Bridge leaves residents helpless

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Fourways Review

Paulshof– The 12th Avenue bridge is estimated to be completed at the end of February.

Residents in Petervale, Bryanston and Paulshof have been left with both frustrations and feelings of helplessness due to a lack of service delivery.

Residents from all three communities have been going back and forth with the City of Johannesburg and its roads entity the Johannesburg Roads Agency (JRA) for over a year now with regard to the 12th Avenue bridge between Devonshire and Elizabeth avenues.

A concerned member of the community, who initially raised concerns about the bridge’s integrity, was Lita Jacobsen. In her first communication sent to the JRA last year in January, Jacobsen highlighted a sinkhole along the bridge which continued to increase in size with every passing rain.

“During this time when I was trying to get someone down here [to the bridge] I actually looked at a section in the bridge which had slowly begun to collapse. Yes, the JRA did try and put up a yellow barricade to warn motorists of the hole but eventually the sinkhole got so big that the barricade fell in,” said Jacobsen.

Another resident, Karolynn van Vuren added that the sinkhole was simply an accident waiting to happen. “I shudder if I stop to think about a young, new, inexperienced driver or a mother distracted for a minute with loads of children on these roads,” said Van Vuren.

Ward 106 councillor Christopher Santana, who has been working on the issue with the City since February last year, added that that initial collapse was due to the heavy pressure placed on the stormwater running underneath the bridge. Combined with the increased occurrence of heavy rains, the bridge became a danger to all.

The bridge was thus closed by the City before the lockdown in March so that it could be repaired.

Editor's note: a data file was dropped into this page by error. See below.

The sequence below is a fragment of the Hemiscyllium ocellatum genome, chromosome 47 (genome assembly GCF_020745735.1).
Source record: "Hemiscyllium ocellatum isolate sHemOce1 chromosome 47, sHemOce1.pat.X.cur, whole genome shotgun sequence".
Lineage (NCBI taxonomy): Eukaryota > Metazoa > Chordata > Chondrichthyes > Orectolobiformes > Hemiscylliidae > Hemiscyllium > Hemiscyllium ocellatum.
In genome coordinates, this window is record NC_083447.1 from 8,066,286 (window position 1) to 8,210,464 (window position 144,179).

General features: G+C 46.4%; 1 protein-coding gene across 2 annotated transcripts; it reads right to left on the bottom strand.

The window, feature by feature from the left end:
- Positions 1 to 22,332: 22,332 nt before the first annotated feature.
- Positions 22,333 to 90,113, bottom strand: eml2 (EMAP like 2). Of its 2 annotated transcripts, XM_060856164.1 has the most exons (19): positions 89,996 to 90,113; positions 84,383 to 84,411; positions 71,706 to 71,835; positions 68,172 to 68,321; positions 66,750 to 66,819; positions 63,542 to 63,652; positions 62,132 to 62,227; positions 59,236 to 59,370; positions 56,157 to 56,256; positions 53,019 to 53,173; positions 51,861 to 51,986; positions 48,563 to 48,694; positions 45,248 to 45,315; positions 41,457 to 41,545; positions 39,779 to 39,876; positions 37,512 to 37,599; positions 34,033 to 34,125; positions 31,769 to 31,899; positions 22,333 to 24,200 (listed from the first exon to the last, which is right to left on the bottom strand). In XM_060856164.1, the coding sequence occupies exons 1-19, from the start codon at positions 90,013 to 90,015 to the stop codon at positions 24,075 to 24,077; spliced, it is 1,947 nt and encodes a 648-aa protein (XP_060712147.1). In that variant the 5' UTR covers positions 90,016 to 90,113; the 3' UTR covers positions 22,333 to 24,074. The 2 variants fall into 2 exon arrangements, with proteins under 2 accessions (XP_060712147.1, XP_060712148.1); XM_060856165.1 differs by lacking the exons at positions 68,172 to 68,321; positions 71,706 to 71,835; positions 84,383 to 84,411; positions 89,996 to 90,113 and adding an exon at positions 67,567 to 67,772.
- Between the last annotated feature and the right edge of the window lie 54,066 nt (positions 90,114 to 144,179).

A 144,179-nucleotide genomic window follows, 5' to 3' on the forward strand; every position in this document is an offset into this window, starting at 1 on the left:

Unfortunately, according to Santana, a contractor was only appointed towards the end of October. “We were told that there were no funds available to repair the bridge which is why it took so long to appoint a contractor.”

At the time JRA spokesperson Mosa Makhalima confirmed that the entity was awaiting additional budget allocation, a response to which many of the residents were also accustomed to.

Jacobsen, however, questioned why the entity did not have the money initially. In fact, during the sitting of the City of Joburg’s 2020/2021 medium-term budget, MMC of Finance Jolidee Matongo announced that a total of R440 million had been set aside over the medium term for the construction and upgrading of bridges.

Nonetheless, the contractors began working on the bridge in December and the JRA noted a provisional completion date of 23 December. Contractors were, however, only on-site for an estimated two weeks before having to stop for the holidays and the summer rains.

In an email exchange between Jacobsen and JRA on 11 January, the entity confirmed that the contractors were already back on-site. Santana said that he was told that the bridge may only be completed and reopened at the end of February.

The JRA was contacted on three separate occasions for an update with regard to the bridge’s completion date but no response was availed at the time of print.

Until then the residents and motorists, who were previously accustomed to using the bridge as a shortcut through the suburbs, are left to endure

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